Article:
Bilingual report gets shelved after 3 years

By Greg Toppo,

The Bush administration's top education researcher says politics played no part in a decision not to publish a government-funded study on bilingual education. Critics last week complained that the decision was politically motivated.

But Russ Whitehurst, director of the federal Institute of Education Sciences, criticized the report's research and writing, not its content.

Reviewers looked at drafts twice over the past year and "just thought it was bad," he says. "There didn't seem to be a minimal standard for determining the quality or worth of a study once it made it into review. The reviews were just quite negative."

The Education Department in 2002 appointed the National Literacy Panel, a non-partisan research group, to conduct a two-year study of existing research on bilingual education. More than three years later, the panel's report is still pending.

The panel's chairman, Timothy Shanahan of the University of Illinois-Chicago, last week said the Education Department won't publish its findings, which include studies suggesting that non-English-speaking students learn better when taught in both English and their native language. This approach is used by most schools but is criticized by some conservatives.

Shanahan acknowledges the criticisms but says most of the concerns were "correctible." He and other panelists say they intend to have the study published privately. "It's gone through substantial revision as the result of both of those reviews."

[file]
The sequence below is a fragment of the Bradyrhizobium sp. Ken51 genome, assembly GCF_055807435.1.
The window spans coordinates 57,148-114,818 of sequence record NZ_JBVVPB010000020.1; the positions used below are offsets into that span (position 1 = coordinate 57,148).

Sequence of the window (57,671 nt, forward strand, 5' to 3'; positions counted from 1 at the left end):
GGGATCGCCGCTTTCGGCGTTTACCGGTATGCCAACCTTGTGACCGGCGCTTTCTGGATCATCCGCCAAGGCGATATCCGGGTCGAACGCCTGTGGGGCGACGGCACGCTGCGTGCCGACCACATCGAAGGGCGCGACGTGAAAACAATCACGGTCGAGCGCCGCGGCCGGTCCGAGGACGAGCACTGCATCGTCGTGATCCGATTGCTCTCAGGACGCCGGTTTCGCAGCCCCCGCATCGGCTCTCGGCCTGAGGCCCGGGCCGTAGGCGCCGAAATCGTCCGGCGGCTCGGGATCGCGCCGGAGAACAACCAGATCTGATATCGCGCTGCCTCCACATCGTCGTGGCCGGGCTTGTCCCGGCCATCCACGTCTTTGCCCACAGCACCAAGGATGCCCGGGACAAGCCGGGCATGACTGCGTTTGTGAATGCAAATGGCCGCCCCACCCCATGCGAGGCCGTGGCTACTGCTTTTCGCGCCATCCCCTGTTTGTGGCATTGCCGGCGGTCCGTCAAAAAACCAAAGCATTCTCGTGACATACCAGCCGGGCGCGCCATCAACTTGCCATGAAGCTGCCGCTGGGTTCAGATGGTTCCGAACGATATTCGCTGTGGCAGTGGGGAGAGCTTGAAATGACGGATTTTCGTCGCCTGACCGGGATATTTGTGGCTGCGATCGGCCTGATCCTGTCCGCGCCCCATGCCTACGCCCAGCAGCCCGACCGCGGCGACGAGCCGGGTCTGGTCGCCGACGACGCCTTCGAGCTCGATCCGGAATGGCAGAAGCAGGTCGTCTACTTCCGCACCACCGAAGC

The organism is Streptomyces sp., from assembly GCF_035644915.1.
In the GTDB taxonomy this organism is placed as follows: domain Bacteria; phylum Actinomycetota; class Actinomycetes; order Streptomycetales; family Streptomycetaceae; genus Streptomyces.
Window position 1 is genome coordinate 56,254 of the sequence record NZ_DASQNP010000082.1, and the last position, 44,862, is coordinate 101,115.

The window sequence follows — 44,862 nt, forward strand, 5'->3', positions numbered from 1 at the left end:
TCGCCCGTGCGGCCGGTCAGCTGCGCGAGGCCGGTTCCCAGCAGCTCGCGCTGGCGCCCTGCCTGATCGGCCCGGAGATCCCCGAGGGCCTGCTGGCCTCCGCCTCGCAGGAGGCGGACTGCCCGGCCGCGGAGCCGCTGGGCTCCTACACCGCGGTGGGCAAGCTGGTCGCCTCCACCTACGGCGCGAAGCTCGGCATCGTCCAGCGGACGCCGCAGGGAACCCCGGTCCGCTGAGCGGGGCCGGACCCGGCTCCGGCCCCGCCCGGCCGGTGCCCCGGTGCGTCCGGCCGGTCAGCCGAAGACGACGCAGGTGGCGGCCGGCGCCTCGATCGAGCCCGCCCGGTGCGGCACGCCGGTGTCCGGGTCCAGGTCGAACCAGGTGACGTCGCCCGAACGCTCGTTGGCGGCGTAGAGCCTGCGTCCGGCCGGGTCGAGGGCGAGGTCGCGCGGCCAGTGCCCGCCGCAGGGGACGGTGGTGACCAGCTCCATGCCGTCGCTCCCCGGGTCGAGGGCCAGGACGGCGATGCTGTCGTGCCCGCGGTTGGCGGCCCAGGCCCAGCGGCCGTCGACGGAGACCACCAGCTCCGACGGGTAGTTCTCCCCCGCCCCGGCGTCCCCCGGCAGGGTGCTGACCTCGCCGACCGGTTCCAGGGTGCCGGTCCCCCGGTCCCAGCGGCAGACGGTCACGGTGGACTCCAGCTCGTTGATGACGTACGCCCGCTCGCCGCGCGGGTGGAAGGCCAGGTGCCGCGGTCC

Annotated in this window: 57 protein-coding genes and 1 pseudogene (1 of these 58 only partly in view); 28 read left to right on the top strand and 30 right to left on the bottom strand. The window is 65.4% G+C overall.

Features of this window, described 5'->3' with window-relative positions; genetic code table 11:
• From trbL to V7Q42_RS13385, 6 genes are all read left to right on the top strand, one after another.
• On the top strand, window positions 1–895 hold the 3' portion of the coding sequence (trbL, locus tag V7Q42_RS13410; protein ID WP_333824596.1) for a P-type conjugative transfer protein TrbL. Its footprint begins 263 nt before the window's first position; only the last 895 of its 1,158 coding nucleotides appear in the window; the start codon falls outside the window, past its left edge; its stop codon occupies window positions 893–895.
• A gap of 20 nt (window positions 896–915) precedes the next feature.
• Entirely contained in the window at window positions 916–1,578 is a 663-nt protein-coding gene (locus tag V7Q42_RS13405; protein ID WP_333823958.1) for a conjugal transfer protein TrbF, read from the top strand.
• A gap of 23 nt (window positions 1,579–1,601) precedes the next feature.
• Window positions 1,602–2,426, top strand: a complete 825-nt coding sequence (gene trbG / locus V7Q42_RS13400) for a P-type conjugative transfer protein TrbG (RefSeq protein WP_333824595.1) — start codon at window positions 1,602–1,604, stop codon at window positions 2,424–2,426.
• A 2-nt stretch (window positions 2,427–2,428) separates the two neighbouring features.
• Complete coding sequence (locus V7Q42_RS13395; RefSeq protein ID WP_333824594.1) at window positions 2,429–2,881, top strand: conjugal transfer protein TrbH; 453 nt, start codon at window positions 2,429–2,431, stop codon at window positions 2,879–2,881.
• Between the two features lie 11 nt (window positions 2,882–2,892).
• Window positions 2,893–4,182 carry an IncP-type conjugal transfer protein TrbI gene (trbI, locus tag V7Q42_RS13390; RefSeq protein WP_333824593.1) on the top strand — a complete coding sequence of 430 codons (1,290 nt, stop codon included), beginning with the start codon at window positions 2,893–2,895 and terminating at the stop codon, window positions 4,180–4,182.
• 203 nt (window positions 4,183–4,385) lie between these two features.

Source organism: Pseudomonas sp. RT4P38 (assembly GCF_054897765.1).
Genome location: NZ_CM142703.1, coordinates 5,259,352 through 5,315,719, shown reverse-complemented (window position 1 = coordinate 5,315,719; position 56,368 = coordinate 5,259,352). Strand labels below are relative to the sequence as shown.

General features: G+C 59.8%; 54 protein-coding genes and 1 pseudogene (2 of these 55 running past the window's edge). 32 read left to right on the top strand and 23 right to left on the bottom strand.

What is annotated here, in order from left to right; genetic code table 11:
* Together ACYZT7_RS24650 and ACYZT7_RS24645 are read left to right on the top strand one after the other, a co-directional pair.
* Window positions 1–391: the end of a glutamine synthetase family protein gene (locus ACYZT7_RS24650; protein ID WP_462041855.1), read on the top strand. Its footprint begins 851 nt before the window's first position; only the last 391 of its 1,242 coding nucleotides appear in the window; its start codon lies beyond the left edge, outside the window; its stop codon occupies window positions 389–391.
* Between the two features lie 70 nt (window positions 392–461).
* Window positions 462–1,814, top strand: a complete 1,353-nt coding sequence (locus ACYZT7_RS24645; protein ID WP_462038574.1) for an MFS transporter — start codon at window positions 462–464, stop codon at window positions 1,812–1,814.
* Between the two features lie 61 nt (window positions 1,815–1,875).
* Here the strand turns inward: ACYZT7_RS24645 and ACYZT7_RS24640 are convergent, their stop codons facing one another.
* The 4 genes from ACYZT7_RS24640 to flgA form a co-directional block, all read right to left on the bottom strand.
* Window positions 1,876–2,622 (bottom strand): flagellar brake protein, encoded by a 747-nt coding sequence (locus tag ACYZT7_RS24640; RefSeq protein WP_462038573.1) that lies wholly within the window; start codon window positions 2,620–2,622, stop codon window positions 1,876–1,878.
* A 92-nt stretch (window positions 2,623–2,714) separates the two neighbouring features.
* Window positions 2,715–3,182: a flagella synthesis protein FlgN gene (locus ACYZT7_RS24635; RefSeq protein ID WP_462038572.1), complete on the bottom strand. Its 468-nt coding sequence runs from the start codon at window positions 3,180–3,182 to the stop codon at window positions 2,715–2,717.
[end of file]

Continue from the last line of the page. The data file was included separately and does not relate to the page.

Whitehurst says he doesn't even know where the Bush administration stands on bilingual education. While No Child Left Behind requires schools to test immigrant children in English after three years, schools may continue testing individual students in their native language.

As part of NCLB, the federal Office of Bilingual Education and Minority Languages Affairs in 2002 underwent a name change, becoming the Office of English Language Acquisition.

But Education Department spokeswoman Susan Aspey says questions of how to teach immigrant students "are state and local issues," not the purview of the federal government.

Over the past few years, a small group of conservative activists nationwide, led by software entrepreneur Ron Unz, has led a series of successful ballot measures to dismantle bilingual programs in California, Arizona and Massachusetts, in favor of English-only instruction.

Unz says he got no help from the Bush administration. "I haven't heard a word from them," he says.

Unz cites "quite extraordinary" gains in reading and language scores from 1998 to 2002 for immigrant children in California in English-only classes.

Bilingual advocates say most research in the field supports bilingual education, but Unz says most of the research "is complete garbage."